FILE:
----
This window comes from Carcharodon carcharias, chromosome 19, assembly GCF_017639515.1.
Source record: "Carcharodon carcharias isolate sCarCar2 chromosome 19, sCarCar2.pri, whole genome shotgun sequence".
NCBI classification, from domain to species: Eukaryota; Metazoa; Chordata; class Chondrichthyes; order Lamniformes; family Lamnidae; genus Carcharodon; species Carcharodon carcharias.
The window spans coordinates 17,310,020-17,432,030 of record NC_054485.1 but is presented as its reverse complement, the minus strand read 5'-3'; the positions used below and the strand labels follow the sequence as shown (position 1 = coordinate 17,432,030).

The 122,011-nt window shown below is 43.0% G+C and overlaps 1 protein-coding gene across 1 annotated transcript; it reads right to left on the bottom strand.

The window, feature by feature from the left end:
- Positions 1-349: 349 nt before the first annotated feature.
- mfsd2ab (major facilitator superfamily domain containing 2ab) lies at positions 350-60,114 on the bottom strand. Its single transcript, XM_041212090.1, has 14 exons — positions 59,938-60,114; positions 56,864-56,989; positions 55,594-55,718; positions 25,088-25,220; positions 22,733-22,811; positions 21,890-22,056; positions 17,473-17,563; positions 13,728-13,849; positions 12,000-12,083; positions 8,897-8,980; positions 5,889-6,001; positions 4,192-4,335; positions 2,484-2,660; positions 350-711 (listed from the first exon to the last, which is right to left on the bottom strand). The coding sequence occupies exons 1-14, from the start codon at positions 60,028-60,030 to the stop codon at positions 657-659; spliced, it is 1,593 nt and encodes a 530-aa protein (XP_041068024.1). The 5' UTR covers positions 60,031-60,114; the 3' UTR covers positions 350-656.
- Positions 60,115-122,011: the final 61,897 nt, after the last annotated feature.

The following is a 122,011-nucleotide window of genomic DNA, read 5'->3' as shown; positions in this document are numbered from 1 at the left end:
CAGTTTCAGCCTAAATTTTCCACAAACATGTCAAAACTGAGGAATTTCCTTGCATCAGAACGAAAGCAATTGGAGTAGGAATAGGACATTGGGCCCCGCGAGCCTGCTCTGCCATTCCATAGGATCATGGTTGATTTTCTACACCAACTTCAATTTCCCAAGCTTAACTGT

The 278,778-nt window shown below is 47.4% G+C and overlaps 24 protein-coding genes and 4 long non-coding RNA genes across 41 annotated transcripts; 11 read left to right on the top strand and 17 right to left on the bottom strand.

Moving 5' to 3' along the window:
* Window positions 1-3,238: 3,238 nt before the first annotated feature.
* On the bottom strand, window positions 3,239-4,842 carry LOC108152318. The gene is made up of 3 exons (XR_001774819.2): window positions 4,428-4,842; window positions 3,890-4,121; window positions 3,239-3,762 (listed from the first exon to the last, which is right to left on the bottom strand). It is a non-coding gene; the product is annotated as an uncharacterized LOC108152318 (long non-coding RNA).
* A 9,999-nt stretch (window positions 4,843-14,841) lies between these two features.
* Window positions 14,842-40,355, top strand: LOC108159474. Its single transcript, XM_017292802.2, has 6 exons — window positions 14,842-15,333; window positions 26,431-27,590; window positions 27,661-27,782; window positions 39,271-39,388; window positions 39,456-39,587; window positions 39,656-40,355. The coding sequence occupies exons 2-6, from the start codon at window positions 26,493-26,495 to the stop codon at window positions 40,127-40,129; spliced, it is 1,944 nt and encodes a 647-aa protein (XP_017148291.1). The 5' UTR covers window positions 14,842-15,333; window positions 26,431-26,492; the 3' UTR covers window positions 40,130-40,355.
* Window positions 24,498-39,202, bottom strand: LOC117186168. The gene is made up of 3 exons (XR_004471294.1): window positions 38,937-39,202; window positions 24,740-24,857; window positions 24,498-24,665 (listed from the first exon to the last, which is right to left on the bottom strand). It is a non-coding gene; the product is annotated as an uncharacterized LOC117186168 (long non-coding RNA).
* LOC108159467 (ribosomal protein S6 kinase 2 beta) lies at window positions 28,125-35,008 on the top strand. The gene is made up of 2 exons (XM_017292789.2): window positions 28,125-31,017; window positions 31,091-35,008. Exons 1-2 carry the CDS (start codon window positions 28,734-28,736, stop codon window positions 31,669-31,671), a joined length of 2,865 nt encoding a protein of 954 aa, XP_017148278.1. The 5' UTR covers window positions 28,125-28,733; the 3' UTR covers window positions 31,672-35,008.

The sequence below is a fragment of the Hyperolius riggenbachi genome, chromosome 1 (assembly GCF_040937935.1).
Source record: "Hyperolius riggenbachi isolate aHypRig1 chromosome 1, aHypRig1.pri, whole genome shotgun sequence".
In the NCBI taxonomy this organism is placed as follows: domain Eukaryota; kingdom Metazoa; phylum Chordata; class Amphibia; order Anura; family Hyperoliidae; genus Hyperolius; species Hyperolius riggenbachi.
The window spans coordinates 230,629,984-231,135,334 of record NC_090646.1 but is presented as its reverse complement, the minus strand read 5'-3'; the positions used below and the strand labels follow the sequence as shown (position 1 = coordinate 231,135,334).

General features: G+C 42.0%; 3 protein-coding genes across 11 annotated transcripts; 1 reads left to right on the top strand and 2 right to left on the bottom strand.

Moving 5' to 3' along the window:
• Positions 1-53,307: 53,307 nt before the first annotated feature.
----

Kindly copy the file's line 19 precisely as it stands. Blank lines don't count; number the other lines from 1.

* LOC108159467 (ribosomal protein S6 kinase 2 beta) lies at window positions 28,125-35,008 on the top strand. The gene is made up of 2 exons (XM_017292789.2): window positions 28,125-31,017; window positions 31,091-35,008. Exons 1-2 carry the CDS (start codon window positions 28,734-28,736, stop codon window positions 31,669-31,671), a joined length of 2,865 nt encoding a protein of 954 aa, XP_017148278.1. The 5' UTR covers window positions 28,125-28,733; the 3' UTR covers window positions 31,672-35,008.